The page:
Readers will take heart to see this well-realized character learning self-esteem and life skills

SARA AND THE SEARCH FOR NORMAL

How can Sara even try to make friends when she knows in her heart that she’s really what her jeering classmates call her?

Sara, who was diagnosed at 6 with bipolar and anxiety disorders, mild schizophrenia, and depression, lives a mostly solitary life. Though she attends a public school, she’s not mainstreamed. The school believes Sara’s too intellectually gifted to be in a regular special education classroom, so she’s been learning solo. Wracked with self-loathing, she’s obsessed with being “normal.” When her therapist (also her psychiatrist) encourages Sara to join a therapy group for teens with mental illness, Sara makes her first friend ever. Erin has trichotillomania, an anxiety disorder in which she pulls out her own eyebrows and eyelashes, and (unlike nearly silent Sara) she’s gregarious and affectionate. Though Erin and Sara adore one another, they could hardly be more different. Sara is desperate for a cure while Erin insists she has no desire for normalcy. Sara constantly uses slurs to describe herself while Erin’s convinced that they’re special kids: Star Children. Nearly all the characters are white except for one other kid in the group. With multiple encouraging adult mentors who say mostly excellent things about mental health, the educational message is unsubtle, but it’s delivered in a thoroughly compelling vehicle with a tidy but gripping subplot. This prequel to OCDaniel (2016) works just as well as a stand-alone.

Readers will take heart to see this well-realized character learning self-esteem and life skills (. (Fiction. 10-13)

Pub Date: June 2, 2020

ISBN: 978-1-5344-2113-4

Page Count: 272

Publisher: Paula Wiseman/Simon & Schuster

Review Posted Online: Feb. 18, 2020

Kirkus Reviews Issue: March 15, 2020

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Rich and strange (and kitted out with an eye-catching cover), but stronger in the set pieces than the internal logic.

THE SCHOOL FOR GOOD AND EVIL

From the School for Good and Evil series , Vol. 1

Chainani works an elaborate sea change akin to Gregory Maguire’s Wicked (1995), though he leaves the waters muddied.

Every four years, two children, one regarded as particularly nice and the other particularly nasty, are snatched from the village of Gavaldon by the shadowy School Master to attend the divided titular school. Those who survive to graduate become major or minor characters in fairy tales. When it happens to sweet, Disney princess–like Sophie and  her friend Agatha, plain of features, sour of disposition and low of self-esteem, they are both horrified to discover that they’ve been dropped not where they expect but at Evil and at Good respectively. Gradually—too gradually, as the author strings out hundreds of pages of Hogwarts-style pranks, classroom mishaps and competitions both academic and romantic—it becomes clear that the placement wasn’t a mistake at all. Growing into their true natures amid revelations and marked physical changes, the two spark escalating rivalry between the wings of the school. This leads up to a vicious climactic fight that sees Good and Evil repeatedly switching sides. At this point, readers are likely to feel suddenly left behind, as, thanks to summary deus ex machina resolutions, everything turns out swell(ish).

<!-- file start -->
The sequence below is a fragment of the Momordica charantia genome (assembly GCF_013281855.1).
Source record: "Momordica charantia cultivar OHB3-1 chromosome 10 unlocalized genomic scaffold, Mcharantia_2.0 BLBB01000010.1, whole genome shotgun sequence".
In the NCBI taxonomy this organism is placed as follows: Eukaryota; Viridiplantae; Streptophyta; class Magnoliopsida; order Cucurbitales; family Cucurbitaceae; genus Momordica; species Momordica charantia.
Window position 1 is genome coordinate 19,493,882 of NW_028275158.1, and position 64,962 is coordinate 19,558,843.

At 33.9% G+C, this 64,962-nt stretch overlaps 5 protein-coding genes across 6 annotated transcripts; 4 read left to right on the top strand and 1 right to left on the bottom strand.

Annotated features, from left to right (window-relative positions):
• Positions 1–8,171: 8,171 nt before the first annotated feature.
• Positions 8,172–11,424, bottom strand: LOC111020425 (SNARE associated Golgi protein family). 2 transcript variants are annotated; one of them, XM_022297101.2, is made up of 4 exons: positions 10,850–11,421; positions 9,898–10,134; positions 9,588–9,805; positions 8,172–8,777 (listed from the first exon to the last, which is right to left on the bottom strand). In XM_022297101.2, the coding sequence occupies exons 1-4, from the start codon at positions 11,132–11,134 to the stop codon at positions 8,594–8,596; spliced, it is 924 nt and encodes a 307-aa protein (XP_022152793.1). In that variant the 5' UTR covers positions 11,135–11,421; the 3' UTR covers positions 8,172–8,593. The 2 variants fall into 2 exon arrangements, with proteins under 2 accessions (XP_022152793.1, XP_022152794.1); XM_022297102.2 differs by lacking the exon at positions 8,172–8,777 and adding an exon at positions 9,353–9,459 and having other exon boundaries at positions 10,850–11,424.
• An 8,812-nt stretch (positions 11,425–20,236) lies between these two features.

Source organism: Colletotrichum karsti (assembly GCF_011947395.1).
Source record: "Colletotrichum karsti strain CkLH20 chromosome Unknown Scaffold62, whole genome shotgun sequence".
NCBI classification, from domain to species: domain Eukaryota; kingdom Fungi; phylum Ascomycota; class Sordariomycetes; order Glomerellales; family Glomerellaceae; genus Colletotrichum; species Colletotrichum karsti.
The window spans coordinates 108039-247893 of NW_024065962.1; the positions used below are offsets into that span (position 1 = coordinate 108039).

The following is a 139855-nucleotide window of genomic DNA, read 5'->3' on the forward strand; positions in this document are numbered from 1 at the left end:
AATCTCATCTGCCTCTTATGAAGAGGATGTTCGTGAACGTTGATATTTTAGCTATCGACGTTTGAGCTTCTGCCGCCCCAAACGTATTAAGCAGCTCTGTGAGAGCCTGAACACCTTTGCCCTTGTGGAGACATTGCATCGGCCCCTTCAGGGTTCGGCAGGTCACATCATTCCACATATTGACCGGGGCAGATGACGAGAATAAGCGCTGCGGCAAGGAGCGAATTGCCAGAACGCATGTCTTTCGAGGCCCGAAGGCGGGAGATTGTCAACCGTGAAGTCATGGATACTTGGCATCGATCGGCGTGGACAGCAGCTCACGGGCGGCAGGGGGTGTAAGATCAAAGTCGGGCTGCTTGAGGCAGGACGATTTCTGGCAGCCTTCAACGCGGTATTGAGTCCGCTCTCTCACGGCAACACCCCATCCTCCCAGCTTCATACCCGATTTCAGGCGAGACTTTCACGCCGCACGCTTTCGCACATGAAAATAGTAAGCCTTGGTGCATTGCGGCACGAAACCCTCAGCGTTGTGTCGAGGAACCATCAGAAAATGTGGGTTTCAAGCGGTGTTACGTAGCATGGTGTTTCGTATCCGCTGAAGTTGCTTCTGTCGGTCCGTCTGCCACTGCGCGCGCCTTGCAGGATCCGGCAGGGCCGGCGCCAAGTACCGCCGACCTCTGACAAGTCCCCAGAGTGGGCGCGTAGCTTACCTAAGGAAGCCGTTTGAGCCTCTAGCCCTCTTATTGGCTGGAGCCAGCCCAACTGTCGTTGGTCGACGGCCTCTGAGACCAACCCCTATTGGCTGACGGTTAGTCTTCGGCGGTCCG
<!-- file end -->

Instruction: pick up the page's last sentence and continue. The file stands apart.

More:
Rich and strange (and kitted out with an eye-catching cover), but stronger in the set pieces than the internal logic. (Fantasy. 11-13)

Pub Date: May 14, 2013

ISBN: 978-0-06-210489-2

Page Count: 496

Publisher: Harper/HarperCollins

Review Posted Online: Feb. 13, 2013

Kirkus Reviews Issue: April 15, 2013

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Likely to sell in spades but a slipshod, slapdash outing from co-authors who usually have higher standards.

BEST NERDS FOREVER

Two young ghosts with unfinished business in this world join forces.

Eighth grade cyclist Finn McAllister decides to undertake a search for the supposedly crazed driver who forced him off the road and over a cliff to his death, but he spends far more of his time attending his own funeral, hovering near his grieving family and his four besties to overhear conversations, and floating through school—skipping the girls’ restroom because he still has somestandards—and positively hammering on the realization that wasting any of life’s opportunities can only lead to regret. He discovers that he can still taste ice cream, smell farts, skip stones in the local lake, and use a TV remote. He can also share thoughts with both the living and with Isabella Rojas, the ghost of a classmate who vanished several months previously but is still hanging around, although she is not sure why. Eventually, in a massively contrived climax that leaves both souls ready to move on, Finn comes up with a scheme to produce proof of Isabella’s death to bring closure to her mother and also absolves his hit-and-run driver of fault (for a reason readers will see coming). In this outing, the usually dynamic duo throws together an aimless ramble around a set of flimsy mysteries that fail to coalesce. Finn reads as White; Isabella is cued as Latinx. Final illustrations not seen.

Likely to sell in spades but a slipshod, slapdash outing from co-authors who usually have higher standards. (Paranormal fantasy. 10-13)

Pub Date: May 3, 2021

ISBN: 978-0-316-50024-1

Page Count: 256

Publisher: Jimmy Patterson/Little, Brown

Review Posted Online: July 8, 2021

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